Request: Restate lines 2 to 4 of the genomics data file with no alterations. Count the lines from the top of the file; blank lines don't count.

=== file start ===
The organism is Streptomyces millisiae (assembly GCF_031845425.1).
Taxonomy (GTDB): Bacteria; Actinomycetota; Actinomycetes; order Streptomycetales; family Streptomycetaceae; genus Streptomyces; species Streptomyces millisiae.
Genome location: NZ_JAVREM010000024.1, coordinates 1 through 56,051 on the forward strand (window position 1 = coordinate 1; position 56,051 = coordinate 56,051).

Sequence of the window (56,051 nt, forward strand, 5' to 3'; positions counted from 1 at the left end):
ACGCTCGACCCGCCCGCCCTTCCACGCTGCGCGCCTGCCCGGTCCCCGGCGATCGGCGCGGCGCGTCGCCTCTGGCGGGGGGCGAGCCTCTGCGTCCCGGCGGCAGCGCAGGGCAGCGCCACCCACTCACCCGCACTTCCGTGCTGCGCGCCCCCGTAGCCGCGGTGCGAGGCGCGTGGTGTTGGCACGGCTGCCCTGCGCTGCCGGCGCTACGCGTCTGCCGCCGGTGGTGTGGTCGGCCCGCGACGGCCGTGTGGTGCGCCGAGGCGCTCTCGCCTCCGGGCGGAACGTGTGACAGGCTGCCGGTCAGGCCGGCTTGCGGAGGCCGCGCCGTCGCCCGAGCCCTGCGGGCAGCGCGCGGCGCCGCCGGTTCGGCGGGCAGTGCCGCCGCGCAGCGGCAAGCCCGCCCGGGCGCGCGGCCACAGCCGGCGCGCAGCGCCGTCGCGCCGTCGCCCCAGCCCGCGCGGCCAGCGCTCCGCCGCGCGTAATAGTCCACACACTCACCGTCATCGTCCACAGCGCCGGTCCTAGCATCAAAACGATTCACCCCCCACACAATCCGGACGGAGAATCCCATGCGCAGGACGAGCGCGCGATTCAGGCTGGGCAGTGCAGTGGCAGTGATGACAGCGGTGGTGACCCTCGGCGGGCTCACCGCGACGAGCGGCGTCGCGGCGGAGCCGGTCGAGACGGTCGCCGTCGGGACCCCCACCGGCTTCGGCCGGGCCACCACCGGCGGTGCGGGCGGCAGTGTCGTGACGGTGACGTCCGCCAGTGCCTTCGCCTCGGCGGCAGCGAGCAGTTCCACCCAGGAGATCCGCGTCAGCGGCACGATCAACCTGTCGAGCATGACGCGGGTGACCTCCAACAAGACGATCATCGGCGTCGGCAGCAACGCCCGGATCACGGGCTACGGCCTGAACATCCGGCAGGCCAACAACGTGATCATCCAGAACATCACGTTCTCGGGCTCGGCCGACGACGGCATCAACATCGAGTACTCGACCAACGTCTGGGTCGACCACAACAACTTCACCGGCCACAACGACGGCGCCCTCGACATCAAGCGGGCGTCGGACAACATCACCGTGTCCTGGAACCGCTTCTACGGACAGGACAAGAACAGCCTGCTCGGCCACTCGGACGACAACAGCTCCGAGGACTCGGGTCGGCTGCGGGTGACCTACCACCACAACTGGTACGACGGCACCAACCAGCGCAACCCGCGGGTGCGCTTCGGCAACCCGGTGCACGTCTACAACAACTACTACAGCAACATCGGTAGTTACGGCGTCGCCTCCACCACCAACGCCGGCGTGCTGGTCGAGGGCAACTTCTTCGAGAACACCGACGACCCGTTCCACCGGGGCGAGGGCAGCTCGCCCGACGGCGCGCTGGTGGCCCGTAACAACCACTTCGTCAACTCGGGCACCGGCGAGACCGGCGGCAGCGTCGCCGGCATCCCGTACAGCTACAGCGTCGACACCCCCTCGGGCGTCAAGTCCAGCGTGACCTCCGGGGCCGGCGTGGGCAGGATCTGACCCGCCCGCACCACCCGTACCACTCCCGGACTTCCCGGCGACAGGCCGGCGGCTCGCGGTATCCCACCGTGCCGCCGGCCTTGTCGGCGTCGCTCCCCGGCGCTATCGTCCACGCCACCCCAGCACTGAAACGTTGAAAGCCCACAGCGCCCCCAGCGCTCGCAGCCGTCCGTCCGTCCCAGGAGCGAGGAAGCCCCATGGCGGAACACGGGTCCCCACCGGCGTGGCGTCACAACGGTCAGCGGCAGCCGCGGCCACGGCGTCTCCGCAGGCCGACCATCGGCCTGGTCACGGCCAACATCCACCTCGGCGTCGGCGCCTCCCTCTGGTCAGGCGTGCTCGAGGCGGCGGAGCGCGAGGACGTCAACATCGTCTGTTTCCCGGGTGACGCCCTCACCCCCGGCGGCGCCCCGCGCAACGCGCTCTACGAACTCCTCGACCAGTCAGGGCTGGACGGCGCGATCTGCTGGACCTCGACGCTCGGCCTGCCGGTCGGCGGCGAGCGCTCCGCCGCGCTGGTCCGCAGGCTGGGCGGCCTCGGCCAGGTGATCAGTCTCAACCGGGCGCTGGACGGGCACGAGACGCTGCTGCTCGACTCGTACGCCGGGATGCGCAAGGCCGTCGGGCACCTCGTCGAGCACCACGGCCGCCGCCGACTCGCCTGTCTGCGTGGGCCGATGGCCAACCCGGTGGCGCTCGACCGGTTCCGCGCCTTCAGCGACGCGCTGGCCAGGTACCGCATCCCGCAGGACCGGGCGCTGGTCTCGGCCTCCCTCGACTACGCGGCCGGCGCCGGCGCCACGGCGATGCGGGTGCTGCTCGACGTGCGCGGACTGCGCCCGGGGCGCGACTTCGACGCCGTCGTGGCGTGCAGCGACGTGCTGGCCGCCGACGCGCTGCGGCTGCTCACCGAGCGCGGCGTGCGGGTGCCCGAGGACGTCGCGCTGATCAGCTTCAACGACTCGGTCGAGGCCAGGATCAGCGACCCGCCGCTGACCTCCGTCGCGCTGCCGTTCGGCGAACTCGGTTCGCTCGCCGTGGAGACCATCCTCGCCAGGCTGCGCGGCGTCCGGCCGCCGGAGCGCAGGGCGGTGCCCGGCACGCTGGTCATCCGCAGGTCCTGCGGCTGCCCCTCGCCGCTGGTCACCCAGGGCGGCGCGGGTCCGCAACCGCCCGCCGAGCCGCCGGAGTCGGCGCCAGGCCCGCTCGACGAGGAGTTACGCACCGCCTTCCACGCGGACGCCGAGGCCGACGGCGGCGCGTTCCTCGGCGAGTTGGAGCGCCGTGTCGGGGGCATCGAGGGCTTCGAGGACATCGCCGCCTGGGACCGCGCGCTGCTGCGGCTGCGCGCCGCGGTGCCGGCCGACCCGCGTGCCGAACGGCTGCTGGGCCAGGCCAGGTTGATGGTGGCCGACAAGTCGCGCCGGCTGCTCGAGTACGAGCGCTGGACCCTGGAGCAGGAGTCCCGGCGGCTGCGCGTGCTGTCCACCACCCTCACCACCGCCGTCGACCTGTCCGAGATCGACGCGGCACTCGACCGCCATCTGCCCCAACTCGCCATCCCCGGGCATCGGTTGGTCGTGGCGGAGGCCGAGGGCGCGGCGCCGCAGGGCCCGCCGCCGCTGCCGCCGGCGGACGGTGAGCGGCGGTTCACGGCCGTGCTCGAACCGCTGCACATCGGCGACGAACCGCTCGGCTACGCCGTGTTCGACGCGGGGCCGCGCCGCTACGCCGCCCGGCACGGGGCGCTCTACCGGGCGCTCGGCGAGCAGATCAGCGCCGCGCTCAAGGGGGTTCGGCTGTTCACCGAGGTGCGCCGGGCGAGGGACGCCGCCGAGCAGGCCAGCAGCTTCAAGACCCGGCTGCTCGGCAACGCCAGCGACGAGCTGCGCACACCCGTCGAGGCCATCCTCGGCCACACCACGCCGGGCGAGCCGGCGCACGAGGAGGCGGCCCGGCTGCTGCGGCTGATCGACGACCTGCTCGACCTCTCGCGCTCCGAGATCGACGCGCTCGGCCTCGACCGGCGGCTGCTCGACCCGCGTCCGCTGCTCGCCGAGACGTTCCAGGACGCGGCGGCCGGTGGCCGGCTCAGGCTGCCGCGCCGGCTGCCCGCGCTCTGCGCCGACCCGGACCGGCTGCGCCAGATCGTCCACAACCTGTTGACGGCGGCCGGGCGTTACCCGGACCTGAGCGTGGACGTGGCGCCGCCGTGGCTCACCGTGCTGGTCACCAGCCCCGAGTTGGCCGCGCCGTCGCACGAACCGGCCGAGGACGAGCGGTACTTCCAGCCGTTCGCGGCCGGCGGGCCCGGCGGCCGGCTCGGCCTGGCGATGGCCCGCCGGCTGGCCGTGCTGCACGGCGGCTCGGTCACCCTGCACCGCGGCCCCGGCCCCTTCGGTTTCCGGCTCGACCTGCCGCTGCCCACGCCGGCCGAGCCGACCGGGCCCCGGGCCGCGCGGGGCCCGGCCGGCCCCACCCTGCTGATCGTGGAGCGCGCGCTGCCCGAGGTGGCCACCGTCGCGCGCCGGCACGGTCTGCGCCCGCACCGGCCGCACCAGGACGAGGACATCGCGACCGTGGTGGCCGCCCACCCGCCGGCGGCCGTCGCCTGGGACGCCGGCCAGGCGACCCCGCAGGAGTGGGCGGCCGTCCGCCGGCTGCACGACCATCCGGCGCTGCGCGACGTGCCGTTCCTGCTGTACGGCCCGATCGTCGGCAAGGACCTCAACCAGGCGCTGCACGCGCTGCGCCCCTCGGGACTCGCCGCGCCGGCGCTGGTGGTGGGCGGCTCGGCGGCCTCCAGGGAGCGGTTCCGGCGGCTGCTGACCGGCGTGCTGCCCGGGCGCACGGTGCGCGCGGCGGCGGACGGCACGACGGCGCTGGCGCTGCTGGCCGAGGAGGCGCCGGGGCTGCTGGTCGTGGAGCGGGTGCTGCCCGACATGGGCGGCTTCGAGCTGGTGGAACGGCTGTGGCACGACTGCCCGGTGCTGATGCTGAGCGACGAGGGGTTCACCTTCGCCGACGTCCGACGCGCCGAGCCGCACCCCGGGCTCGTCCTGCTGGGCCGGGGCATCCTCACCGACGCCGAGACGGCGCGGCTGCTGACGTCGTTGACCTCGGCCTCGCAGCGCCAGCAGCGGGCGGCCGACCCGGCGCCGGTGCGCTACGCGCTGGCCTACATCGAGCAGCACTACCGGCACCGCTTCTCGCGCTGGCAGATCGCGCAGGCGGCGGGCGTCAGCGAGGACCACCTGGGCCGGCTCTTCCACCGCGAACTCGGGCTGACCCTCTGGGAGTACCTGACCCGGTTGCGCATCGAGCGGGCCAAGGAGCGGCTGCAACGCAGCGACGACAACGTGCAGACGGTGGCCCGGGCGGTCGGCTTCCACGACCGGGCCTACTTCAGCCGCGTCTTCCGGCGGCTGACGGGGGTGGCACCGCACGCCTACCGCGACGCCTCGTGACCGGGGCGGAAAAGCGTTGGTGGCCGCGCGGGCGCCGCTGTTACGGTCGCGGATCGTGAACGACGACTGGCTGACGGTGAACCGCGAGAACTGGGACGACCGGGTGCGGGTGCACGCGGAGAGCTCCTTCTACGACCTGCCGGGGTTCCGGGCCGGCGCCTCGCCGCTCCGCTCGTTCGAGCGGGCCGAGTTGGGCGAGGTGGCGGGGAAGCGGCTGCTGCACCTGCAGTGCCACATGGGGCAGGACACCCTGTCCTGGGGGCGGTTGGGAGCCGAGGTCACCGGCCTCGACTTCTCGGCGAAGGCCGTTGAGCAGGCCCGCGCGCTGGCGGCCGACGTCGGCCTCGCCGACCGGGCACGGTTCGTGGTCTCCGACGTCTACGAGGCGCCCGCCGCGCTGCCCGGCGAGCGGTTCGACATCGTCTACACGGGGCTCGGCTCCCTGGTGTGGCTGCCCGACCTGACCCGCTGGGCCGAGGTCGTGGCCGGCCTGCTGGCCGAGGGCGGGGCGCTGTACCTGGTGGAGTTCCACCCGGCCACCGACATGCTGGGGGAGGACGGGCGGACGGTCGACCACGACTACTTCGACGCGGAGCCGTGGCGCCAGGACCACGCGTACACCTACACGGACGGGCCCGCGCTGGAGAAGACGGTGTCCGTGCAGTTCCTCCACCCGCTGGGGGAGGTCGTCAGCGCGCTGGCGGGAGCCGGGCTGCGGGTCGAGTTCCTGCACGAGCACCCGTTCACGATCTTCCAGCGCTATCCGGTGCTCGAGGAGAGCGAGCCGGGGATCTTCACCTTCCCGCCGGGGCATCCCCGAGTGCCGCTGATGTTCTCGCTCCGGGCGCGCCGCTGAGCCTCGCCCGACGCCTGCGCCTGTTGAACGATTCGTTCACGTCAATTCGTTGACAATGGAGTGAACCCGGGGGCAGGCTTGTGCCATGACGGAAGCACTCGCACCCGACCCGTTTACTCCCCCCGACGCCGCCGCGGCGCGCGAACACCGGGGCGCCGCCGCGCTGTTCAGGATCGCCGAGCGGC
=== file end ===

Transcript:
Taxonomy (GTDB): Bacteria; Actinomycetota; Actinomycetes; order Streptomycetales; family Streptomycetaceae; genus Streptomyces; species Streptomyces millisiae.
Genome location: NZ_JAVREM010000024.1, coordinates 1 through 56,051 on the forward strand (window position 1 = coordinate 1; position 56,051 = coordinate 56,051).

Sequence of the window (56,051 nt, forward strand, 5' to 3'; positions counted from 1 at the left end):